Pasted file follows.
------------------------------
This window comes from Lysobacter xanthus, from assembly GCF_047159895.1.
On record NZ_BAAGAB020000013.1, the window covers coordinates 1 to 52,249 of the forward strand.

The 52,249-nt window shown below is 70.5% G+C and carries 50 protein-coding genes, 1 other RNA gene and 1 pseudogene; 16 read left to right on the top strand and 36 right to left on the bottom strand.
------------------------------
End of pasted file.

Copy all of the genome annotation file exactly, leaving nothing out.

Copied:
This window comes from Lysobacter xanthus, from assembly GCF_047159895.1.
On record NZ_BAAGAB020000013.1, the window covers coordinates 1 to 52,249 of the forward strand.

The 52,249-nt window shown below is 70.5% G+C and carries 50 protein-coding genes, 1 other RNA gene and 1 pseudogene; 16 read left to right on the top strand and 36 right to left on the bottom strand.